1: Renowned detective novelist Raymond Chandler had been hired to be the screenwriter for the 1944 classic film Double Indemnity by the famous Hollywood film director Billy Wilder.
Billy and the movie’s producer “could barely stop from laughing,” Chris notes, “because they had been planning to pay Chandler $750 per week and they knew that movie scripts took months to write.”
This story, however, has a nice ending.
Billy and the producer “valued their relationship with Chandler more than a few hundred dollars, so they took pity on him and called an agent to represent Chandler in the negotiations.”
2: What does this long-ago tale have to do with me and you?
In any negotiation involving money, beware making the first offer.
Before becoming an author, Chris served as the FBI’s lead hostage negotiator. His advice?
“That’s why I suggest you let the other side anchor monetary negotiations,” Chris recommends.
Especially when we don’t know good information on the market value of what it is we are buying or selling.
The reality is by letting the other side make the first offer, sometimes we get lucky.
“I’ve experienced many negotiations when the other party’s first offer was higher than the closing figure I had in mind,” Chris writes. If I’d gone first, they would have agreed, and I would have left either the winner’s curse or buyer’s remorse, those gut-wrenching feelings that you’ve overpaid or undersold.”
3: After the other side does make the first offer, Chris warns we must be on guard.
The research shows a psychological tendency to be anchored by extreme numbers. Called the “anchor and adjustment” effect, we are predisposed to make adjustments from the initial reference point.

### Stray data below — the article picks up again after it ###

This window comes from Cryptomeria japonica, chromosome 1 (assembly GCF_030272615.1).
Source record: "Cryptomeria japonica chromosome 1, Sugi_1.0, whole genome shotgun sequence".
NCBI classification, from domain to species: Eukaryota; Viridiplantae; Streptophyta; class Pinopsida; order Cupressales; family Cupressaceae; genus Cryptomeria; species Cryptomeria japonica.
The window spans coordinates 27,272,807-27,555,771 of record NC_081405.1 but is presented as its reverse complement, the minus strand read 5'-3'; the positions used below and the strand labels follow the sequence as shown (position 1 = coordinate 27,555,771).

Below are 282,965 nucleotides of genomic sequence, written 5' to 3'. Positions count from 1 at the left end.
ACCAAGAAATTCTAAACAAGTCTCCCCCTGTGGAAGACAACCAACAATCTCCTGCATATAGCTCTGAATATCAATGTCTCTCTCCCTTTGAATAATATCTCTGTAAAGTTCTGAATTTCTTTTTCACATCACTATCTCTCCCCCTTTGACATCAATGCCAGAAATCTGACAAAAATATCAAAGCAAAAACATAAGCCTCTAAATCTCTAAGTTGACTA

So, we “have to prepare ourselves psychically to withstand the first offer,” Chris writes. “If the other guy’s a pro, a shark, he’s going to go for an extreme anchor in order to bend our reality. Then, when they come back with a merely absurd offer it will seem reasonable, just like an expensive $400 iPhone seems reasonable after they mark it down from a crazy $600.”
Note, when we look at the formula 8 × 7 × 6 × 5 × 4 × 3 × 2 × 1, we believe it equals a higher amount than the same string in reverse order because we focus on the first numbers and extrapolate.
“That’s not to say, ‘Never open,'” Chris writes. Especially if we know the market and are dealing with an equally informed professional. In situations like this, we might make the first offer “just to make the negotiation go faster.”
Reflection: Think back on a recent negotiation. Did I make the first offer or encourage the other side to do so? What happened? What did I learn?
Action: Journal my answers to the questions above. Apply the learnings.